Men have also been victimized. In Vancouver, a gay man named Tony told CBC News that he had lost $500,000 to a man he met on an online dating site. “How could I be so stupid to fall into the trap?” he told reporters. “Love is very powerful, even when it’s fake. Love can make you do anything.”
Trolling for victims
It’s one of the oldest cons there is. And as Leeman can attest, it’s a scam in which trust, vulnerability and a longing for love are heartlessly exploited.
“Scammers are trolling social media and dating sites for victims,” warns Eimiller. The scammer often claims to be working overseas and therefore cannot meet in person. After developing a relationship, he will ask for a loan, often to finish some sort of project he is working on abroad.
The site romancescam.org warns of still uglier variations to the fraud. In a particularly sinister variation of the scam, a “suitor” convinces a woman in love to disrobe for him on Skype or other communications he can videotape. He then blackmails the victim by threatening to release the videos or photos on Facebook or email unless she pays him off.
In another variation, the scammer “confesses” he is part of a scam to bilk people out of money, but insists he has fallen in love with the victim. The victim is often all too willing to believe him. A few have even accepted invitations to travel to Nigeria or another country, with frightening results. As the FBI puts it, “Victims who have agreed to meet in person with an online love interest have been reported missing, or injured, or in one instance, deceased.”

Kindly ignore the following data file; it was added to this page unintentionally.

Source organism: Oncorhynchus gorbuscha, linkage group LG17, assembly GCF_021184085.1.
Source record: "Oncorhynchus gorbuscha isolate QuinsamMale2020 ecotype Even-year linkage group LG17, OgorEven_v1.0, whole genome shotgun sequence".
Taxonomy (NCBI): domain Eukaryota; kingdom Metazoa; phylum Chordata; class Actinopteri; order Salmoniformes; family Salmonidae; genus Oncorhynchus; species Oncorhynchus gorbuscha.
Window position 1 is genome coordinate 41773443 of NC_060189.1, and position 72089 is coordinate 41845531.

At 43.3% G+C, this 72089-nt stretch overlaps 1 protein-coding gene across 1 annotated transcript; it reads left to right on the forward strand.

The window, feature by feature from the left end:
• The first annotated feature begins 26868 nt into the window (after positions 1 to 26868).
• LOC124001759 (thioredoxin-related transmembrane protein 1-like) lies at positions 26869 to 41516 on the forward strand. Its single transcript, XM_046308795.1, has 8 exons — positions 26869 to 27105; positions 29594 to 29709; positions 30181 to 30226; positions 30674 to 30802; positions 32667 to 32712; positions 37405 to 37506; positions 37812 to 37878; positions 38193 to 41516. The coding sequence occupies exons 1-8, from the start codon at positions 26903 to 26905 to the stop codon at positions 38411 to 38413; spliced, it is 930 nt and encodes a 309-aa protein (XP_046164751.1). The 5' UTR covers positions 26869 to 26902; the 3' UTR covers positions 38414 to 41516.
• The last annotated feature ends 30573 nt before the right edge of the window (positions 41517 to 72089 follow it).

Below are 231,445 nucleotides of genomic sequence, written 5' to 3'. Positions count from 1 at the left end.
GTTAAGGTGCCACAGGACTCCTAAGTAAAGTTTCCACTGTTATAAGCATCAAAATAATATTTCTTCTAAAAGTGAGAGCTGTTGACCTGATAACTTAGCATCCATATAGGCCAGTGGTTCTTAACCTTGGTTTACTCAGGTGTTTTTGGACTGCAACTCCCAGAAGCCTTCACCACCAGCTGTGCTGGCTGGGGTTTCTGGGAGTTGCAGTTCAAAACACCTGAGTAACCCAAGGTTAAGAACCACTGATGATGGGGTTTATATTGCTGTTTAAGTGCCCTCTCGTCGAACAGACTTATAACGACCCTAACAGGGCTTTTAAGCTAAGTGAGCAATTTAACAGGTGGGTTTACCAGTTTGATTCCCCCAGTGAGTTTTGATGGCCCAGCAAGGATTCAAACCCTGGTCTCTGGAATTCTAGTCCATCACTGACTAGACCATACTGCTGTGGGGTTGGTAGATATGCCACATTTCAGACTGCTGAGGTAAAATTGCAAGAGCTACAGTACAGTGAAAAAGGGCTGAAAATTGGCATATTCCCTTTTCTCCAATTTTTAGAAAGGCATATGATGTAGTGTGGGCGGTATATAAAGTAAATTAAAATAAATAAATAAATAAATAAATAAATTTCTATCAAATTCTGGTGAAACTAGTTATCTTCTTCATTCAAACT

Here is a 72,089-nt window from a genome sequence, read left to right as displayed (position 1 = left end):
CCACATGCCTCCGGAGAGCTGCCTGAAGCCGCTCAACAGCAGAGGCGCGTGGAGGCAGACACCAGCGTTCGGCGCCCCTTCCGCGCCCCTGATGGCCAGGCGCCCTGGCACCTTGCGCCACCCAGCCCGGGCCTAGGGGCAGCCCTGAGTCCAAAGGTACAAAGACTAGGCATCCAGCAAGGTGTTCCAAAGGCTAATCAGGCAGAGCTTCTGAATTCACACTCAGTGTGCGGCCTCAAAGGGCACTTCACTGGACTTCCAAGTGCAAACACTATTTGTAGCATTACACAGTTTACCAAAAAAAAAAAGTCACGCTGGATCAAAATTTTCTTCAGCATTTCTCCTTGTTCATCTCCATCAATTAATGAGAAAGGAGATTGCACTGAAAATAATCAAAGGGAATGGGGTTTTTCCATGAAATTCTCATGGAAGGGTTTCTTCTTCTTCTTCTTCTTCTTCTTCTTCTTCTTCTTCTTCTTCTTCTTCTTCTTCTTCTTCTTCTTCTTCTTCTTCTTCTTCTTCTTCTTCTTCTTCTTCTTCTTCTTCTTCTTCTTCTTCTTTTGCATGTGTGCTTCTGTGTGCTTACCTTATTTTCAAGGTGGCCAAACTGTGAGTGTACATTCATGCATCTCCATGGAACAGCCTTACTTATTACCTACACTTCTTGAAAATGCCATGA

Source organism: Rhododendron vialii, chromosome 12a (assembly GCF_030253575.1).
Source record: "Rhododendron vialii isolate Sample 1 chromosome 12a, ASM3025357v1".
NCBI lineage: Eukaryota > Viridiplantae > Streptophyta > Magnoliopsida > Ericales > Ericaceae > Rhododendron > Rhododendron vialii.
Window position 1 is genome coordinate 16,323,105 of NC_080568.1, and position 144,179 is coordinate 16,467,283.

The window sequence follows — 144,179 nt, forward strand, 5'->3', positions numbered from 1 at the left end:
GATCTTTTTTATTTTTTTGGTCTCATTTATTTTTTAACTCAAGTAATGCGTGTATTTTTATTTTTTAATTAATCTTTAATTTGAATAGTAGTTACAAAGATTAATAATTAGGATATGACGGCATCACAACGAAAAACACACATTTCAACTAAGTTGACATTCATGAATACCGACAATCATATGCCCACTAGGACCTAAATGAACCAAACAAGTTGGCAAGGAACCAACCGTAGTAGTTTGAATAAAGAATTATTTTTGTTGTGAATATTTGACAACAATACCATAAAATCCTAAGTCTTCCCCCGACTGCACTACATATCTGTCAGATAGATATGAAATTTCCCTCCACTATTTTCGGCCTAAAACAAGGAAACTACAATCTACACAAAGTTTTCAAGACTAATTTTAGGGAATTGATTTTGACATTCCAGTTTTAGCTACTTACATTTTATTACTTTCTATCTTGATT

How to avoid romance scams
Taking some commonsense precautions can greatly reduce the risk of falling victim to a romance scam. Here’s what the FBI and other experts suggest.
Do your research. If you’re in an online relationship, take it slowly. Since social media profiles may be fake, do online searches on your sweetie’s photo and profile to see if it has appeared somewhere else. Be wary if someone asks you to leave Facebook or a dating service to talk “offline.”
Be skeptical of boyfriends you’ve never met. “If someone is asking for money or professing their love to you before you’ve even met them, that should suggest this may be fraud,” says Eimiller. Other common red flags, she says, include a suitor who can’t meet you because he is supposedly working overseas, “and one who tries to isolate you from your friends and family or to keep your online relationship secret.”
Do not send money to anyone you don’t know personally. Once money is wired overseas, it is virtually impossible to recover, according to Eimiller. (Insurance policies don’t cover such scams.) Do not believe the scammer’s promises that you will be repaid, she says. In addition, don’t give anyone access to your bank account information so they can “store” money there. And beware of anyone who asks you to mail packages on his or her behalf: You might find yourself implicated in a criminal operation.
Cut off all contact with a scammer. Once you realize you’re dealing with a fraudster, cut off all contact. Block the person from your email and social media. Ask that packages not be delivered to your home or work. The scammer will soon move on to another victim and leave you alone.
Don’t try to exact revenge. Although it may feel tempting to get back at someone who has hurt you so badly, realize that you are dealing with a professional crime syndicate. Some victims who try to taunt their tormentors have had their families threatened or sent malware that destroyed their computer, according to romancescams.org. Also, be aware that “detectives” who offer to unmask the identity of your former love are usually themselves part of a scam. Report what you know to the police and the FBI’s IC3 unit instead.